telephone networks. The tinfoil hat crowd likes to scream about the NSA
“monitoring all our calls” but it just isn’t physically possible. When
I worked for a long distance carrier we were processing around 1
million calls per day, per junction (a junction is a large central
office), and our network had about 7-8 junctions. That was in the late
1990s. Call volume is much higher today. And that was one carrier out
What we can look at, however, are the messages the telephone network
uses to connect, maintain, and disconnect your calls. This process is
known as call signaling, or call processing. In the old days,
intercepting the call signaling of a large portion of the network was
difficult since both the call processing and voice connection used the
same physical circuit. Now, a signaling technology called Signaling
System 7 (SS7) has made that job much easier – the signaling process
has been decoupled from the voice circuit. All the SS7 messages are
carried on a network separate from the network that connects the two
phones together for the conversation. (For the techno-geeks among us, Wiki SS7 )
Although the land line telephone network can operate without SS7,
the cellular networks cannot. They all use SS7. Most likely the FBI and
NSA are exploiting this portion of the telephone network. But remember,
the SS7 network is only carrying call signaling messages. Inside those
messages are the telephone numbers of the calling party and the called
party, but no names. These messages containing each telephone number in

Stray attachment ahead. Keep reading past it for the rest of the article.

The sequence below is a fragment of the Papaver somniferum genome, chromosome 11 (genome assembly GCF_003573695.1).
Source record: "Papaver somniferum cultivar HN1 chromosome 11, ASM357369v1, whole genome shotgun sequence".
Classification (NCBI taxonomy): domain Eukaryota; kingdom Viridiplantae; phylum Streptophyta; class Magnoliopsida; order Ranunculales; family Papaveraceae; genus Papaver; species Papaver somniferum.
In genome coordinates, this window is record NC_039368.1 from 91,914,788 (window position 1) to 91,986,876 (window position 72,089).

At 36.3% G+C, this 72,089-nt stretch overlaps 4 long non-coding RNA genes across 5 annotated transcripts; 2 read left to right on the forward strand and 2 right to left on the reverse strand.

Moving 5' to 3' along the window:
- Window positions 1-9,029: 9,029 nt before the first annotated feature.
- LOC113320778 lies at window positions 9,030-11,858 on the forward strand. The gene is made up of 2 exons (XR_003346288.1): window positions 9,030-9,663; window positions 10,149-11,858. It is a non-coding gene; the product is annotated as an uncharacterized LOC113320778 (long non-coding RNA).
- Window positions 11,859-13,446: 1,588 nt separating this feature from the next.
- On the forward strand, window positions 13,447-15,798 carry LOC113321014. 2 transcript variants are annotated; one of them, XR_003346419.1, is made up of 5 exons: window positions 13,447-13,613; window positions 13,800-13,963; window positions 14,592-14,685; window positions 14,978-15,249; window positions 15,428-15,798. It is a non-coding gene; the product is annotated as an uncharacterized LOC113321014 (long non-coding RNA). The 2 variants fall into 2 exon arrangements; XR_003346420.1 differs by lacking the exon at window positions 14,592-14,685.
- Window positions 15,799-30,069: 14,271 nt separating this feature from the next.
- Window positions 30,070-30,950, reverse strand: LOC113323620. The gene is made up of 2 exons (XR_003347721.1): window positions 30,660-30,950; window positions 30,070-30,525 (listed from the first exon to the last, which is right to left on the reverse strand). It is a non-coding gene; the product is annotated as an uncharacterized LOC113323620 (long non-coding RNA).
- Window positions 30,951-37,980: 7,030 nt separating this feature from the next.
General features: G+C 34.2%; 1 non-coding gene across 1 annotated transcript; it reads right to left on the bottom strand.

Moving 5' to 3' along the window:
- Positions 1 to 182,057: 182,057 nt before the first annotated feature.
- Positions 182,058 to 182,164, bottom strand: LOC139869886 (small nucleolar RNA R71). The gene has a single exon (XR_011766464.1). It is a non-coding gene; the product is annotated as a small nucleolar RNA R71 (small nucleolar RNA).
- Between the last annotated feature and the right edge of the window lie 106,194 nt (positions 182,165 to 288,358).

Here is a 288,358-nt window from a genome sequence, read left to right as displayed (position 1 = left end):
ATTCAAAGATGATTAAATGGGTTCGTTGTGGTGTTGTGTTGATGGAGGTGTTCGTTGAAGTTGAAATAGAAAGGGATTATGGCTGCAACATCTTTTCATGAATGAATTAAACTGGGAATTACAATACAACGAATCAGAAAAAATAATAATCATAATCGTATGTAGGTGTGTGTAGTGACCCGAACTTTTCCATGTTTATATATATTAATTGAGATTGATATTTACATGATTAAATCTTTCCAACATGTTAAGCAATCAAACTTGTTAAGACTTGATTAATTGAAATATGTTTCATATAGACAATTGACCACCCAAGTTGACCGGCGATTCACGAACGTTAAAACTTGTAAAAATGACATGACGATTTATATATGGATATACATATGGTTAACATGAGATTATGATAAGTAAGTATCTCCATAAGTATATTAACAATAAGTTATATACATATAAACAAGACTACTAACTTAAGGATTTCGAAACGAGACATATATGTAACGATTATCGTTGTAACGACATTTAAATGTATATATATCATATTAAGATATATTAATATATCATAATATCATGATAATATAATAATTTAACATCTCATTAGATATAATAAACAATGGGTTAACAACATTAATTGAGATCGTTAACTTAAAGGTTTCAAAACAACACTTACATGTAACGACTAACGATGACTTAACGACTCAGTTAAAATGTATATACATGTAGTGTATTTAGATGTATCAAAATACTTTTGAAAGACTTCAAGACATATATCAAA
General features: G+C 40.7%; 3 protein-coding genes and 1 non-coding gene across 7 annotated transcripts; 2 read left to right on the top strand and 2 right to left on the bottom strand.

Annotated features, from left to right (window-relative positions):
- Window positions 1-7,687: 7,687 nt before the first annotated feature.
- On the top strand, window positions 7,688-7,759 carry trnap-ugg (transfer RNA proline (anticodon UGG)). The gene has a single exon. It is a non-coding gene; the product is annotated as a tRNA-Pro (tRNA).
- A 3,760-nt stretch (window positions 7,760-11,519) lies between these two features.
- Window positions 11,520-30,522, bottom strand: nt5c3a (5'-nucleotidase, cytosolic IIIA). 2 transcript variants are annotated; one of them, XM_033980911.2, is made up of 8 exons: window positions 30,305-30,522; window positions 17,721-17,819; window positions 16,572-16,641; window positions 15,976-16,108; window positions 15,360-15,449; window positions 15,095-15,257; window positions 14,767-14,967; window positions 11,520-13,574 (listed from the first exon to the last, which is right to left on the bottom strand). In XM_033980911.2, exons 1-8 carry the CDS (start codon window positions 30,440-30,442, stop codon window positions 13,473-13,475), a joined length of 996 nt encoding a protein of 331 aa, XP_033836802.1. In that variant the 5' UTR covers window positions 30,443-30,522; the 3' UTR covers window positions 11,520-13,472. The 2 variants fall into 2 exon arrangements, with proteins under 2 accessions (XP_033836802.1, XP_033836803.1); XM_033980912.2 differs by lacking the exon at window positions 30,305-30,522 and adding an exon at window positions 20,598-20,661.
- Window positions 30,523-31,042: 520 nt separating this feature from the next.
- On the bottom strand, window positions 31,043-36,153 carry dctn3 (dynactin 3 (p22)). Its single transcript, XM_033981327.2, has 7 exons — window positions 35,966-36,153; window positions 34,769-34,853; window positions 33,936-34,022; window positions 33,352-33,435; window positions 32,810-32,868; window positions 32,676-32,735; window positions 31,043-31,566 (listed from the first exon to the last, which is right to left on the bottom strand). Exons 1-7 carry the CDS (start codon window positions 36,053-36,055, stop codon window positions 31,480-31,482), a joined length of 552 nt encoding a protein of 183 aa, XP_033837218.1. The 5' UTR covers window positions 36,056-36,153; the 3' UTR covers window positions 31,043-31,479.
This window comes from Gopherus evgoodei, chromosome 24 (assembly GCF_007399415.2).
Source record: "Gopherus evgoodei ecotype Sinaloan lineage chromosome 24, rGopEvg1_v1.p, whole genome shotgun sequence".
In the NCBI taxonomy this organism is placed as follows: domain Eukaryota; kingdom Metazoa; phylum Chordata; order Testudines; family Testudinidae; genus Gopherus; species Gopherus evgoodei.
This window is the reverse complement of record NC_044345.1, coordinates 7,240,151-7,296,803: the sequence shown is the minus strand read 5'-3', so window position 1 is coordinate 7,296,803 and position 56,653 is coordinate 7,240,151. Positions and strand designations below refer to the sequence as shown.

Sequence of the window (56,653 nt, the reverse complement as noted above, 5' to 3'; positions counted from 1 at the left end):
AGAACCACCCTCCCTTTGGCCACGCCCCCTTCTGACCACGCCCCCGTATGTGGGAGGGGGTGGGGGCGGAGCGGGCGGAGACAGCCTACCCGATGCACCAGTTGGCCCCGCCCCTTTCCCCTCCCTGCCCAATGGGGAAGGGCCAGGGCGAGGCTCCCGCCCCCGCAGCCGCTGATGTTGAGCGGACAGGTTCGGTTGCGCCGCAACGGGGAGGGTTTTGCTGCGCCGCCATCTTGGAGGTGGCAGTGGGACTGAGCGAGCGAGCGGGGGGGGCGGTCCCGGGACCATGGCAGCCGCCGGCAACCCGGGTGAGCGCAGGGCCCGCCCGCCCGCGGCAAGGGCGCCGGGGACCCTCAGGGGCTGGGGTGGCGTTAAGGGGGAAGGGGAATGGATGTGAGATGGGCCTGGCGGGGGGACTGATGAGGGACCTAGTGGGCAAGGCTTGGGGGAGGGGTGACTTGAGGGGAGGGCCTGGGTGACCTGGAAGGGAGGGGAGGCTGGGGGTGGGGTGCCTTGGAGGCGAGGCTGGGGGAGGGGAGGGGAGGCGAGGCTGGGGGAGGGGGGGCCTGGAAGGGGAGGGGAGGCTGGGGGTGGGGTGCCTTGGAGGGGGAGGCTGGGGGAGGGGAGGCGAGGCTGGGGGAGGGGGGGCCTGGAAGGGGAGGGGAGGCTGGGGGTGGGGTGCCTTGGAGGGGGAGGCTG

a call can be stored in huge databases and mined for anomalies. The
SIGINT folks are probably looking for call patterns – anything that
will make the target stick out. If there is an interesting call
pattern, then resources can be applied to actually monitor the
So, is it really wiretapping if the government is only monitoring
call patterns and no names are associated with numbers? Is it really
wiretapping if no voice conversation is monitored? I don’t know. That’s
for the lawyers to decide. I do know that the amount of data collected
would be incredibly huge – for every telephone call there will be many SS7 messages generated. Multiply that by the hundreds of thousands of calls
processed by the prepaid cellular carriers per day, and you start
seeing the problem our law enforcement and SIGINT folks are tackling.
Sifting through all these millions of call singling messages is a huge
Most likely the process is becoming more and more automated with
signaling anomalies triggering the automatic monitoring and storage of
conversations. Although this would make life much easier for the
collection folks, this automation would be where the legal points
become shaky since the warrant would have to be applied after the fact.
I do not know for sure, but I suspect that total automation is feasible
to a degree. It would still require a lot of resources. What if the
trigger was in error and you recorded two innocent people, should you
still have to get a warrant even if internal procedures ensured the
recording was deleted? Sometimes innocent Americans get caught up in
SIGINT collections overseas, and there are existing oversight policies to deal with that.
So, here we are so many paragraphs later and we’ve only seen the tip of
the technical iceberg. But my intention was to provide a taste of what
the managers at NSA and FBI are dealing with, and one can only imagine
the pressure that was applied from on high to find solutions starting
in October of 2001. How many of these terrorists were still floating
around out there among millions of telephone numbers back then? How can
we catch the right people while respecting the rights of the innocent?
Personally, if I were in my SIGINT shoes back then, I would have pushed
forward looking for a technical solution to finding these guys while
the lawyers above me figured out the legal issues: “it’s easier to ask
forgiveness than to get permission.”
And we haven’t even touched email, SMS messaging, chat, voice over
IP, video, and the like. To quote Carl Sagan: “billions and billions”
It ain’t 1978 any more.